Cities in CAMBODIA
Cambodia (officially: Preah Réchéanachâkr Kampuchea = the Kingdom of Kampuchea) is a kingdom in Southeast Asia. The total area of Cambodia, including a number of islands, is 181,035 km2. Cambodia is the smallest country in Southeast Asia after Singapore and Brunei.
The maximum distance between the east and the west is 580 km; from north to south 450 km. Cambodia is bordered in the north and west by Thailand (803 km), in the north by Laos (541 km), in the east by Vietnam (1228 km), in the south by the Gulf of Thailand (443 km).
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At the heart of the Cambodian landscape are fertile alluvial lowlands that make up two thirds of the country's surface. These lowlands are surrounded in the north by the last foothills of the Himalayas; in the north the Dangrek mountains (max. 500 meters high), in the east by the Moi hills, in the southwest by the Elephant chain or Phnom Damrei (max. 900 meters high) and in the west by the highest mountain range in Cambodia, the Cardamom Mountains or Chuor Phnom Kravanh. The lowlands and the mountains, especially in northern Cambodia, are separated from each other by a transition zone of savanna and low-lying hills or "phnom". The highest peak in Cambodia is Phnom Aural at 1,813 meters.
Approx. 5% of present-day Cambodia consists of rivers and lakes. The largest rivers are the Mekong, which flows through the country in a north-south direction, and the Tonlé Sap, which forms the lake of the same name in the center of western Cambodia, the area of which varies according to rainfall from 2500 to 6500 km2. The Mekong (Cambodian: Tonlé Thom, the Great River) flows through Tibet, China, Myanmar (formerly: Burma), Thailand and Laos to Cambodia.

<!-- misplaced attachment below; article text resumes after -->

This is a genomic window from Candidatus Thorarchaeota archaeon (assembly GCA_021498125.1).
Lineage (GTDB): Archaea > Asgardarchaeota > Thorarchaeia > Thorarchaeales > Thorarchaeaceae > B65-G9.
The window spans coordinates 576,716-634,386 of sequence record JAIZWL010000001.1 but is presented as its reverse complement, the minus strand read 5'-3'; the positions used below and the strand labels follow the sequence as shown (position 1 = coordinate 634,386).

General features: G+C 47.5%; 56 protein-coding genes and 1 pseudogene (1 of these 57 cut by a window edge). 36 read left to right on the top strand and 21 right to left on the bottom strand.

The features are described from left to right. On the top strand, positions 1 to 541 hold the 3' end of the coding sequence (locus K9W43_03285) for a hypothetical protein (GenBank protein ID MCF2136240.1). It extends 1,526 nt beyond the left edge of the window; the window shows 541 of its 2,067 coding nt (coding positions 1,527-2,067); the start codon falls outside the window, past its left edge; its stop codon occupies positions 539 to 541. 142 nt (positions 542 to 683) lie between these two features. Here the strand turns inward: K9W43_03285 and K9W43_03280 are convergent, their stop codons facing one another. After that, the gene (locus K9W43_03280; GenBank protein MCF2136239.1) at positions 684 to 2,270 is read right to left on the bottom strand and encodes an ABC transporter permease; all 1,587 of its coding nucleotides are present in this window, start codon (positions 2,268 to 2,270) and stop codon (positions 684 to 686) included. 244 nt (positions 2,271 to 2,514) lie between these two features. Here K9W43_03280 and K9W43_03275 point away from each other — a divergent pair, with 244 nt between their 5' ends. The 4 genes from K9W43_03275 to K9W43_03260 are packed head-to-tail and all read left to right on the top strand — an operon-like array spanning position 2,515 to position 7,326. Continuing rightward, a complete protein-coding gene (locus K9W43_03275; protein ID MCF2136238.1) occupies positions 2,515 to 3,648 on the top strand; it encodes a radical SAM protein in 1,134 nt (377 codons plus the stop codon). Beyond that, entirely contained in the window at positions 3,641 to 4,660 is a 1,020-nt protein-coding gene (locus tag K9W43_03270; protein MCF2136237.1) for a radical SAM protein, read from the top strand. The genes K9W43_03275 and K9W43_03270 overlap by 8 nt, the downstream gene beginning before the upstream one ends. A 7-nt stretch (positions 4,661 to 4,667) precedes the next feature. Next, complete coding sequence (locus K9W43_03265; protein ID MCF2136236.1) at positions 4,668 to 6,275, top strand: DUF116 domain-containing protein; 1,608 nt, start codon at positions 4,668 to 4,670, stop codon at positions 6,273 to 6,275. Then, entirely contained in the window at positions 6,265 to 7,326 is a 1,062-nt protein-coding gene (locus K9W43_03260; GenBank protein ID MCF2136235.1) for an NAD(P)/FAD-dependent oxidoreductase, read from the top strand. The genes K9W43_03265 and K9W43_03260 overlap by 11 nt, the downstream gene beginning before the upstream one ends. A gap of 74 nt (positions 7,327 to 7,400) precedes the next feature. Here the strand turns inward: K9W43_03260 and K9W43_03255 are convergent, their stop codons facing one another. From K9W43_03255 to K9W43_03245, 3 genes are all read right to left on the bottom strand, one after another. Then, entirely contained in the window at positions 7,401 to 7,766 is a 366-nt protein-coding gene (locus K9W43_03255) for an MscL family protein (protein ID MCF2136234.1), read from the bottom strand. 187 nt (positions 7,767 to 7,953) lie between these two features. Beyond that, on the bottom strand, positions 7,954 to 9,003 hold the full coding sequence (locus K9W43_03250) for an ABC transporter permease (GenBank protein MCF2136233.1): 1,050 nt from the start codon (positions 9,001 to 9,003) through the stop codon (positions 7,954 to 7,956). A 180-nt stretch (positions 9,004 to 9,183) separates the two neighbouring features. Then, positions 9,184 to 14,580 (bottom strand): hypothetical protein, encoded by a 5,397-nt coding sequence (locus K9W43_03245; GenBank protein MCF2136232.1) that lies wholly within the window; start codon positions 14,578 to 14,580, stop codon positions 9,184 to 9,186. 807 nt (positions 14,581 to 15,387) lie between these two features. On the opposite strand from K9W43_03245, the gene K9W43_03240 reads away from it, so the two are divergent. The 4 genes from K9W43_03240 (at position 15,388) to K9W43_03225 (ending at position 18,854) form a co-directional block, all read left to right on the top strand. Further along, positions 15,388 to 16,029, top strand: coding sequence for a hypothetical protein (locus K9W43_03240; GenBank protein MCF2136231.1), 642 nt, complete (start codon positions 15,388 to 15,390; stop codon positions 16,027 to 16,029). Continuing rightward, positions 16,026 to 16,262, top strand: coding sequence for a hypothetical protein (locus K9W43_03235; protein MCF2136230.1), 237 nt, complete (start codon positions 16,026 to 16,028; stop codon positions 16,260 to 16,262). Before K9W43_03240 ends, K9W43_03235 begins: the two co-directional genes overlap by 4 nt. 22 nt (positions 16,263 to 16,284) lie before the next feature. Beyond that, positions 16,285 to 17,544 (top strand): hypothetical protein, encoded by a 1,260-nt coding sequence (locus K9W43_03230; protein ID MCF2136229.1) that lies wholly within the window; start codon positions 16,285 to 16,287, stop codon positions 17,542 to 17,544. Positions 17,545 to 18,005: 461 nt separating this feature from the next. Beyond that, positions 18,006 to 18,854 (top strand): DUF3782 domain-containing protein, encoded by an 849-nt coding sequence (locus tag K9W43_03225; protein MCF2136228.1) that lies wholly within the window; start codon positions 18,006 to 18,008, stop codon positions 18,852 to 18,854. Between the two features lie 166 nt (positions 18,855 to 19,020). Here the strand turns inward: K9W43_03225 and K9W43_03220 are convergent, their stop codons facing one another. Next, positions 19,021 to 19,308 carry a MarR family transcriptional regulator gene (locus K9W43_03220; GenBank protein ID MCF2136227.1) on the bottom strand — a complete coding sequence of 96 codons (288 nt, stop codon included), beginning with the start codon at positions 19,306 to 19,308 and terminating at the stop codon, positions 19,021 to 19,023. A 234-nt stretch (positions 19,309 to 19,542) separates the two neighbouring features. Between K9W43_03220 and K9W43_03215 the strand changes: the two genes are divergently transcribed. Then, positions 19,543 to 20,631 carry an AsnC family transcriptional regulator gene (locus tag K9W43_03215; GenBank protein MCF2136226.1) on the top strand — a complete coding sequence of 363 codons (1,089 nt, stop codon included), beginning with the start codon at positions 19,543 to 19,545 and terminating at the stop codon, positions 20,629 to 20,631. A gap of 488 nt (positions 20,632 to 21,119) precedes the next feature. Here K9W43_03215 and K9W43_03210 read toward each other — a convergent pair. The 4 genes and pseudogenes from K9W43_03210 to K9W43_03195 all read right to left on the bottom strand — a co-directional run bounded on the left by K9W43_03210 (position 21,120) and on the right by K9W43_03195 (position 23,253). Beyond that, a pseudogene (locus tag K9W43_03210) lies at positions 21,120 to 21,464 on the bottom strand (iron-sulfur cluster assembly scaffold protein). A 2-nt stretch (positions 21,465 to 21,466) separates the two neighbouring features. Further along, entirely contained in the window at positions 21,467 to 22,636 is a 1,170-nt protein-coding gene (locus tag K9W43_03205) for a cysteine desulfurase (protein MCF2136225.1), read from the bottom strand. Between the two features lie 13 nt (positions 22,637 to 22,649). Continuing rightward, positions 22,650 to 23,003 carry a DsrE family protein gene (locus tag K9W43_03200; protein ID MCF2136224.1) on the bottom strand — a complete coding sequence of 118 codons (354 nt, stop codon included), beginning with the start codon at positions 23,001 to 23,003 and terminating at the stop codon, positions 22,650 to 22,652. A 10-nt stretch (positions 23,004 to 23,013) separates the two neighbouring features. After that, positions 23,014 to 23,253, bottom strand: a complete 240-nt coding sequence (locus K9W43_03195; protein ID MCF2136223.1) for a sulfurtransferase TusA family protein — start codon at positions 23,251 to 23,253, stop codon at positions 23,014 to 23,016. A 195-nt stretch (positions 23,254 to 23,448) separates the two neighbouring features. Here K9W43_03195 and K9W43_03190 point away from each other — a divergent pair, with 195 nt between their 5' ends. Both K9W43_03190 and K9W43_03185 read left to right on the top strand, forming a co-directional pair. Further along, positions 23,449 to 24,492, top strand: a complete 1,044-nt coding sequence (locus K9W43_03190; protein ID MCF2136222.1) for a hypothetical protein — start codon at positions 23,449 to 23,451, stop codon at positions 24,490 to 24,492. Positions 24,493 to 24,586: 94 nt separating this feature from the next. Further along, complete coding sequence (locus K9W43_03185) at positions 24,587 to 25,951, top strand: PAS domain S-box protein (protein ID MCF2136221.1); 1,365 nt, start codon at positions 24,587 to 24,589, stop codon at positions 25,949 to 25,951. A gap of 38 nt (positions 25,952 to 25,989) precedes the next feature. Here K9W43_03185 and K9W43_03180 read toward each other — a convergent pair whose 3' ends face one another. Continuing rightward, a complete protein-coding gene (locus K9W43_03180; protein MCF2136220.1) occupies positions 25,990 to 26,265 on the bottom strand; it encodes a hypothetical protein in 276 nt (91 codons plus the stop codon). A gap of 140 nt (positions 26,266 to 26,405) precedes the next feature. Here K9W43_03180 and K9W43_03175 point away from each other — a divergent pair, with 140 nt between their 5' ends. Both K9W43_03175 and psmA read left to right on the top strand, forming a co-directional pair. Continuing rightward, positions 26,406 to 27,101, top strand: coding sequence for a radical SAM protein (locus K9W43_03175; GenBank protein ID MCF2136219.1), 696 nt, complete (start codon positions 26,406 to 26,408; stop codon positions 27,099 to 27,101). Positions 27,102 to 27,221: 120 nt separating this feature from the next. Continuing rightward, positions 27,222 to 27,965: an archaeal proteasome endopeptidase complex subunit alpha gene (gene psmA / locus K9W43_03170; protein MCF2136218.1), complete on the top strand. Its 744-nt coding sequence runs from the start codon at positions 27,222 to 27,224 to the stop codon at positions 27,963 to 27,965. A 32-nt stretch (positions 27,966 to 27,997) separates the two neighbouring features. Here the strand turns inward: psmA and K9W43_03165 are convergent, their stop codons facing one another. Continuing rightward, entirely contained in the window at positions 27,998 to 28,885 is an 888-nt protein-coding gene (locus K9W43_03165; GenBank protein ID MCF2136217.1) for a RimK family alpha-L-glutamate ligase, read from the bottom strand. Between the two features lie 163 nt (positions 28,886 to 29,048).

At the capital Phnom Penh, the Mekong splits west into Lower Mekong and east into Bassac. Both arms flow into the South China Sea via the south of Vietnam. The Mekong flows about 500 km through Cambodia and in some places is 5 km wide.
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A striking feature of the Cambodian landscape is the 2500 km2 Tonlé Sap Lake (the Big Lake). Located in the western part of the central plain, the lake is connected to the Mekong via the 100 km long Tonlé Sap river. The fish-rich Lake of Tonlé Sap is the largest freshwater lake in Southeast Asia.
The special feature of the lake is that it has two currents, depending on the season. In the dry season, from November to April, the lake's water flows southeast to the Mekong. In the rainy season, the Tonlé Sap river changes its flow direction and the excess water discharges into the Tonlé Sap lake.
During the monsoon season, the Tonlé Sap river is fourteen meters deep and has an area of about 10,000 km2, during the dry season the lake is barely two meters deep and has an area of about 3000 km2.
Climate and Weather
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Cambodia has a tropical monsoon climate with a dry season from November to May and a wet season after that. There are significant differences in temperature and rainfall between the individual Cambodian regions. The average annual temperature is around 27 °C with slight differences between day and night.